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WILLIAM SCHWENCK GILBERT.
WILLIAM SCHWENCK GILBERT, an English humorist and playwright, born in London, Nov. 18, 1836. He was educated at Great Ealing School and at the University of London, studied law, and was admitted to the bar in 1864. His first play was "Dulcamara," (1866). Among his subsequent dramatic productions are: "An Old Score" and "Pygmalion and Galatea" (1871); "The Wicked World, a Fairy Comedy" (1873); "Charity" and "Sweethearts" (1874); "Broken Heart" (1876); "Pinafore" and "The Sorcerer" (1877); "The Pirates of Penzance" (1879); "Patience, or Bunthorne's Bride" (1881); "Iolanthe " (1882); "Princess Ida " (1883); "The Mikado" (1885); "Ruddigore" (1887); "Yeoman of the Guard" (1888); "The Gondoliers" (1889), and "Utopia" (Limited) (1893). In most of his comic operas he collaborated with Sir Arthur Sullivan. In 1877 he published a volume of humorous verse entitled "Bab Ballads." He is now a magistrate with a jurisdiction near London, and writes for law journals more or less regularly.
Or all the ships upon the blue,
He was adored by all his men,
If ever they were dull or sad,
Their captain danced to them like mad,
A feather-bed had every man,
Brown windsor from the captain's store;
Did they with thirst in summer burn,
Lo! seltzogenes at every turn;
Cream ices handed round on trays.
Then, currant wine and ginger pops
New volumes came across the sea
Kind-hearted Captain Reece, R. N.,
One summer eve, at half-past ten,
"By any reasonable plan
Then up and answered William Lee
"You have a daughter, Captain Reece,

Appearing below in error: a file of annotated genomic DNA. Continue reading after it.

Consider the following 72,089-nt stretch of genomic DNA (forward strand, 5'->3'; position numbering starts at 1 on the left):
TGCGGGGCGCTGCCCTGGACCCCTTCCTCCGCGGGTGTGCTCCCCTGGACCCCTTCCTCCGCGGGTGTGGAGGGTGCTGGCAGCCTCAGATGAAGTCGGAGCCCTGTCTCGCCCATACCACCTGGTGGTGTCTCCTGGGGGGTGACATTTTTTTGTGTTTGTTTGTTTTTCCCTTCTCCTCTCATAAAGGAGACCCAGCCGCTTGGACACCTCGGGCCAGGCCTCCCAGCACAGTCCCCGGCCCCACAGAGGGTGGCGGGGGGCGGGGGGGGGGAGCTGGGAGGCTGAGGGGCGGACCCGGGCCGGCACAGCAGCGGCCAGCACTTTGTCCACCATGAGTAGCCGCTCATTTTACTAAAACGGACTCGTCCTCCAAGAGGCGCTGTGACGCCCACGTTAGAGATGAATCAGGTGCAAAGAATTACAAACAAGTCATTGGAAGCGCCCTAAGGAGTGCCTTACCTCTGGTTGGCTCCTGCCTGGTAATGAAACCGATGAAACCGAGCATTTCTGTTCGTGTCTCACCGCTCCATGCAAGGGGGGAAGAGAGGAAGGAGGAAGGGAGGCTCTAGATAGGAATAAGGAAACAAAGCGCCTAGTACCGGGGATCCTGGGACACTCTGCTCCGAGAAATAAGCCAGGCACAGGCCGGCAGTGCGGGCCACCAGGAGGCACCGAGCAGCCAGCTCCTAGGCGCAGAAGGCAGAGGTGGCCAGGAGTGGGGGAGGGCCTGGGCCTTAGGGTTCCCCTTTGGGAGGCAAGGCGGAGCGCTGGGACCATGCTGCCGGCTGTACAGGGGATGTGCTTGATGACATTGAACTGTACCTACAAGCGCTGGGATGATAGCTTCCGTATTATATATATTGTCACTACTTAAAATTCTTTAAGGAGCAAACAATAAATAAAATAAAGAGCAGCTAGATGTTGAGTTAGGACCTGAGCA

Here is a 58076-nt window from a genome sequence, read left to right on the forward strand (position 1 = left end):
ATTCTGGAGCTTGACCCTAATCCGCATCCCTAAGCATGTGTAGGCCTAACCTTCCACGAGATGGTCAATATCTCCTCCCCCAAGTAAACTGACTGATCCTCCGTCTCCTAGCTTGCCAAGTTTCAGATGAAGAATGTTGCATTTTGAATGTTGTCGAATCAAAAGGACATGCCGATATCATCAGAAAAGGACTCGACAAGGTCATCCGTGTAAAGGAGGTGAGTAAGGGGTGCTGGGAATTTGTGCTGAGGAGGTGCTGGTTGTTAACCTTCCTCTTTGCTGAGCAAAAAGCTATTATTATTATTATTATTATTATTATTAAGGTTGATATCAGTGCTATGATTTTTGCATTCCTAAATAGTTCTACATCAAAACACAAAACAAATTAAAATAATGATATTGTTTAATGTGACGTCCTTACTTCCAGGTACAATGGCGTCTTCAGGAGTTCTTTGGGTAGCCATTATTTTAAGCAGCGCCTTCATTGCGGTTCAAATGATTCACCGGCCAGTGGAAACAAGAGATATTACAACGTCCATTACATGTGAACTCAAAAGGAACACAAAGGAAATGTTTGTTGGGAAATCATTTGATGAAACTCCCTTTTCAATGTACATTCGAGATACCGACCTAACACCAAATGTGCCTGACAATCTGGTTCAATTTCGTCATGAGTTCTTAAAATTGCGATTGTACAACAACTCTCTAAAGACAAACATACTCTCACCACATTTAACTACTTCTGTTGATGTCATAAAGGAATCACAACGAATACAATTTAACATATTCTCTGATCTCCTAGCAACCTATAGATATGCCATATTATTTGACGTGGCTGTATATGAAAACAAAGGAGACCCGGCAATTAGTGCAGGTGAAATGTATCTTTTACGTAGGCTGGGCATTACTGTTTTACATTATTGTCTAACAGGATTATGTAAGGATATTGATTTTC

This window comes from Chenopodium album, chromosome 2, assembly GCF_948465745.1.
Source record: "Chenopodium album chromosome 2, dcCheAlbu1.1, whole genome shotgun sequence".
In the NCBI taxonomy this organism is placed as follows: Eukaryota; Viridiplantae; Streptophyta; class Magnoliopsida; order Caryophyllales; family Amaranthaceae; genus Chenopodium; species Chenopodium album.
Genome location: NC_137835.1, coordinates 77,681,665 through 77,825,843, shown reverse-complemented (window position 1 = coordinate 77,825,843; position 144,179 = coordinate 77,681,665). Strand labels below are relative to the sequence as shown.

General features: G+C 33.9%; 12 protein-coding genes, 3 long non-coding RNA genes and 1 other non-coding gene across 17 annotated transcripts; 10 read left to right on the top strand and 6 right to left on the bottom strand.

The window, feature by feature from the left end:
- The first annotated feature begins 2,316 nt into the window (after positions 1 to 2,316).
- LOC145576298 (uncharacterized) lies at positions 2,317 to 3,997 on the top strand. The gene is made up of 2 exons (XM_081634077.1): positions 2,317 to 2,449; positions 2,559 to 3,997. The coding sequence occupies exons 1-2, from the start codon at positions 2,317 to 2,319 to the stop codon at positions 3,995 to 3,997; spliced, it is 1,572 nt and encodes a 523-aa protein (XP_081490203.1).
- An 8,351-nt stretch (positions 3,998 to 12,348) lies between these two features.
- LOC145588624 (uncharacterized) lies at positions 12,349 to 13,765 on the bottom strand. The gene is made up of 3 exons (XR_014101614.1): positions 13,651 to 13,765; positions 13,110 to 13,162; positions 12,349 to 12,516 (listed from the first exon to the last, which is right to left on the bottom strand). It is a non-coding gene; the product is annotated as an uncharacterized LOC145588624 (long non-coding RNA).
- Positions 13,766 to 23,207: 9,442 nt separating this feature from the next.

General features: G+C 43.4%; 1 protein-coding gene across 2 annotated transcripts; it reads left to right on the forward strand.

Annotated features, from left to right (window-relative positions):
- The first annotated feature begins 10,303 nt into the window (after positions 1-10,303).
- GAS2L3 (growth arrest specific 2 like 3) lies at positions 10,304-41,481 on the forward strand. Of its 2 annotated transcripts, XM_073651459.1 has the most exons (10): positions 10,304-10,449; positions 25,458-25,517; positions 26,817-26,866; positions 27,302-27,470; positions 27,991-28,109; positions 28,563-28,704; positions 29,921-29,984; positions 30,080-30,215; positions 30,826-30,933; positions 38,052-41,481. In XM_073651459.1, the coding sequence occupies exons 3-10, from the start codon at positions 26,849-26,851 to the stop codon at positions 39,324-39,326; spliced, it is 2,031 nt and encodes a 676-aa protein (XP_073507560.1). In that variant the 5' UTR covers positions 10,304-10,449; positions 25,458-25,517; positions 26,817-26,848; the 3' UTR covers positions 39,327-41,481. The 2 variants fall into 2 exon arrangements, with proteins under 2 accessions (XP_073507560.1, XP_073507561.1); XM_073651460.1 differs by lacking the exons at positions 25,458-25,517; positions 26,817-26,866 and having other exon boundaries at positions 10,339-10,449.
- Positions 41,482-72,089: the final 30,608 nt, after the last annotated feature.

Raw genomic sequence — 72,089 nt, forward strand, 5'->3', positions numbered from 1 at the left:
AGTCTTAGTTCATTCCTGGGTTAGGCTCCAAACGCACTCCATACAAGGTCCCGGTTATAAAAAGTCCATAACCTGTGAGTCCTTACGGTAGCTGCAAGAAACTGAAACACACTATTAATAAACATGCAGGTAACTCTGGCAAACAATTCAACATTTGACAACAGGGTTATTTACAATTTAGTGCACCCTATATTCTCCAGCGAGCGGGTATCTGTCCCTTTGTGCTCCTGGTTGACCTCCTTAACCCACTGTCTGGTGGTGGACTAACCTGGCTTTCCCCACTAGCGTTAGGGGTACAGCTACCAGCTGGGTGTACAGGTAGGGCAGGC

"Now, somehow, sir, it seems to me,
Unmarried members of the crew.
"If you'd ameliorate our life,
Good Captain Reece, that worthy man,
"My daughter, that enchanting gurl,
To peers of various degree.
"But what are dukes and viscounts to
The happiness of all my crew?
The word I gave you I'll fulfill;
"As you desire it shall befall;
The boatswain of the Mantelpiece,
He blushed and spoke to Captain Reece:-
"I have a widowed mother who
The captain saw the dame that day-
"Well, well, the chaplain I will seek,
The sisters, cousins, aunts, and niece,
THE YARN OF THE NANCY BELL.
'Twas on the shores that round our coast
That I found alone on a piece of stone
His hair was weedy, his beard was long,
And I heard this wight on the shore recite,
"Oh, I am a cook, and a captain bold,
And he shook his fists and he tore his hair,
Till I really felt afraid,
For I couldn't help thinking the man had been drinking,
"O elderly man, it's little I know
"At once a cook, and a captain bold,
And he gave a hitch to his trousers, which
And having got rid of a thumping quid,
""Twas in the good ship Nancy Bell
That we sailed to the Indian Sea, And there on a reef we come to grief, Which has often occurred to me.
"And pretty nigh all the crew was drowned (There was seventy-seven o' soul),
And only ten of the Nancy's men
Said Here!' to the muster-roll.
"There was me and the cook and the captain bold, And the mate of the Nancy brig,
And the bo'sun tight, and a midshipmite,
"For a month we'd neither wittles nor drink,
Till a-hungry we did feel;
So we drawed a lot, and accordin', shot
"The next lot fell to the Nancy's mate,
Then our appetite with the midshipmite
And then we murdered the bo'sun tight,
Then we wittled free, did the cook and me,
"Then only the cook and me was left,
"For I loved that cook as a brother, I did,
And the cook he worshiped me;
But we'd both be blowed if we'd either be stowed In the other chap's hold, you see.
"I'll be eat if you dines off me,' says Tom;
"So he boils the water, and takes the salt
And the pepper in portions true
(Which he never forgot), and some chopped shalot, And some sage and parsley too.
"Come here,' says he, with a proper pride,
Which his smiling features tell;
"Twill soothing be if I let you see
How extremely nice you'll smell.'